Worst States to Make A Living 2012
You probably know that there are plenty of challenges to making a living in today’s economy. What you may not know is how significantly the place you live can impact some of those challenges.
According to the Bureau of Labor Statistics, average wages range from a low of $33,930 in Mississippi to a high of $53,700 in Massachusetts. Unemployment rates range from a low of 3.3 percent in North Dakota, to a high of 12.6 percent in Nevada. Tax rates and cost of living also vary greatly by state. So are some states really better for making a living than others?
For the second year in a row, MoneyRates.com has calculated a list of the best and worst states to make a living. The process factors in each state’s average income, state tax rate, cost of living and unemployment rate to create an adjusted average income figure that serves as the basis for these rankings.
In a separate article, you can find the 10 best states to make a living in 2012. Here, though, are MoneyRates.com’s 10 worst states to make a living for 2012:
1. Hawaii (Adjusted average income: $22,394)
There are plenty of lifestyle perks to living in a warm climate with beautiful scenery, but financially it can be tough going. Hawaii repeats from last year as the toughest place to make a living, and it isn’t even close to losing the spot. At $22,394, Hawaii’s adjusted average income figure is more than $7,000 below that of the next lowest state. The primary problem is that while incomes in Hawaii are about the national average, the cost of living in the state is far and away the highest in the nation.
2. Maine ($29,703)
Another repeater in its position from last year, Maine suffers from a combination of below-average incomes with above-average cost of living. It also doesn’t help that it has one of the highest state tax rates.
3. Vermont ($30,433)
This state slipped a bit, from fifth-worst last year, despite improving its adjusted average income figure. The problem is, some of the states around it in the rankings improved their performance even more significantly.
4. Mississippi ($31,178)
Another state that fell in the rankings despite a slight improvement in its adjusted average income figure, Mississippi dropped four places this year. As noted above, Mississippi has the lowest average income in the country, and also has one of the highest unemployment rates.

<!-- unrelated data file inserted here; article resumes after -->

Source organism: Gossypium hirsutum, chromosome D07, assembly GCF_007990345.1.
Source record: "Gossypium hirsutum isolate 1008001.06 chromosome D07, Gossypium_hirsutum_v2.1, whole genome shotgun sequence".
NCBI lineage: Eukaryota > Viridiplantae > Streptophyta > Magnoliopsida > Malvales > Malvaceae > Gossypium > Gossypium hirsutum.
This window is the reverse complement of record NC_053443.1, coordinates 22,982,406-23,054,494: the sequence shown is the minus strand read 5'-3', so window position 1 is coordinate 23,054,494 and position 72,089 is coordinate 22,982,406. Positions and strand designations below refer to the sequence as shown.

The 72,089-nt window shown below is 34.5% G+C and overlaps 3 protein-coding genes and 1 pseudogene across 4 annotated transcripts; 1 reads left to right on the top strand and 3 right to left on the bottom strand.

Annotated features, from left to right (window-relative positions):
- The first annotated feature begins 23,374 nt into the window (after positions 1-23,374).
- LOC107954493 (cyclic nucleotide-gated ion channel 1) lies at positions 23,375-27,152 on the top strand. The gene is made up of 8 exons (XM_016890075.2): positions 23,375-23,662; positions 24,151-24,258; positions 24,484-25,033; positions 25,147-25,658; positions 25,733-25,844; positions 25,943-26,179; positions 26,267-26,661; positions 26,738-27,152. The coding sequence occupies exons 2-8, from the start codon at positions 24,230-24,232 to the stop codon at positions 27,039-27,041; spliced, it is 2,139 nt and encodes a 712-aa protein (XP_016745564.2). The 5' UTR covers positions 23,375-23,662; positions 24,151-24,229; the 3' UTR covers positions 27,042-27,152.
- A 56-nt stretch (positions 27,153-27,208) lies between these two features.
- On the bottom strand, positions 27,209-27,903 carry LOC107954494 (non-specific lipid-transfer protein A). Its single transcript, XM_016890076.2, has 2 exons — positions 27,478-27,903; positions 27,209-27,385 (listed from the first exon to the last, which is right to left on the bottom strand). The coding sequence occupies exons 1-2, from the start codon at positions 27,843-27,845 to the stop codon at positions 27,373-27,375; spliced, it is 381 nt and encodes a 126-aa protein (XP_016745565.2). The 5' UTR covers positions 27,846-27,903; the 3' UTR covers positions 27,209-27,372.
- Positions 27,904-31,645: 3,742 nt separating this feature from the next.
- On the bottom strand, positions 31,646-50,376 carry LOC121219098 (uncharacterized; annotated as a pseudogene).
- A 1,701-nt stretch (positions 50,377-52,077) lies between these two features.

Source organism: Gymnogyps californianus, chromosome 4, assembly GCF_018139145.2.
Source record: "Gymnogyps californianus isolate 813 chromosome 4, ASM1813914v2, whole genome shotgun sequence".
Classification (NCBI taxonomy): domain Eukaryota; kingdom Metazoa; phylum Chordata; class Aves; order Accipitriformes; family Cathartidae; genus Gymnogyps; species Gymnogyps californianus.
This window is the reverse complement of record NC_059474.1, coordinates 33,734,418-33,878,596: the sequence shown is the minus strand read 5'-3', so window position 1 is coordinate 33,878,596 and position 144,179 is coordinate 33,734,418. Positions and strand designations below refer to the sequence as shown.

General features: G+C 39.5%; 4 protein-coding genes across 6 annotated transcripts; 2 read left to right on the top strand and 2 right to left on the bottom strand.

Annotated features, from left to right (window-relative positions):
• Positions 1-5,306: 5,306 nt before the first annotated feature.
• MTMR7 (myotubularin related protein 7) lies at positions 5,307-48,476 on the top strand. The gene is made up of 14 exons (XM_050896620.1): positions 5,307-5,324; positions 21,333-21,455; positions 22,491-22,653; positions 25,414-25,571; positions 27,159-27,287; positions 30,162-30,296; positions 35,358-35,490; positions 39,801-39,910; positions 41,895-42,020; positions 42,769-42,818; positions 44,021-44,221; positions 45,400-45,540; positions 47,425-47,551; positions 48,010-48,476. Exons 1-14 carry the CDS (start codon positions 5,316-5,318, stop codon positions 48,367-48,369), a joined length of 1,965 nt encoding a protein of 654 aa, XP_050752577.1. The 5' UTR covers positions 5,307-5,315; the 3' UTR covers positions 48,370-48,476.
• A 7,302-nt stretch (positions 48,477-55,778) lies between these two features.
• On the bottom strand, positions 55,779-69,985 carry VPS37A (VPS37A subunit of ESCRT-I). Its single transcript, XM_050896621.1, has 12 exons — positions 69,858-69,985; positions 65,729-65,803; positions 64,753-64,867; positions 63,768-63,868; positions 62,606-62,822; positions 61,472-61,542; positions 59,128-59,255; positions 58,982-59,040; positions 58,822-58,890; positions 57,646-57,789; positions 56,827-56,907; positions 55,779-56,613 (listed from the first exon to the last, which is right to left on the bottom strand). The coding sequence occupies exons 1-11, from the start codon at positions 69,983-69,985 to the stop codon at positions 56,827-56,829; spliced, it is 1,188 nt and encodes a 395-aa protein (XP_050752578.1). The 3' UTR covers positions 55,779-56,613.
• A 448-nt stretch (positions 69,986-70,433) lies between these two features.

5. Montana ($31,256)
Fifth-worst is nothing to be happy about, but Montana did climb a couple spots from last year. The key problem remains that it has one of the lowest average income levels in the U.S.
6. Rhode Island ($31,353)
Not all New England states fared badly — Massachusetts actually made the list of 10 best states to make a living for the second year in a row — but Rhode Island joins Maine and Vermont on the worst list. High levels of unemployment and cost of living are the chief problems here.
7. California ($31,459)
Despite climbing three slots from last year’s ranking, California remains on this list due to a combination of high taxes, high cost of living and high unemployment.
8. West Virginia ($32,297)
The primary reason West Virginia is on this list for the second year in a row is one of the lowest average income levels in the nation.
9. South Carolina ($32,645)
South Carolina makes the list for the second year because of a combination of low income and high unemployment.
10. South Dakota ($33,121)
Despite having no state income tax, South Dakota makes this list because its average income is higher only than Mississippi’s among the 50 states.
South Dakota is the only newcomer to this year’s list of the 10 worst states for making a living, while Oregon was the only state to escape the list since last year, rising to the 13th worst state to make a living in 2012.
A note on the differences
The goal of this list is not to shame the states where times are tough. Instead, the inspiration for this analysis grew out of the observation that as difficult as the economy has been in recent years, there are significant differences in conditions among the 50 states. If you’ve ever wondered whether things might be easier somewhere else, this list might give you the answer.
If you didn’t see your state in the best or worst articles, please see the full 50-state list to find its ranking.
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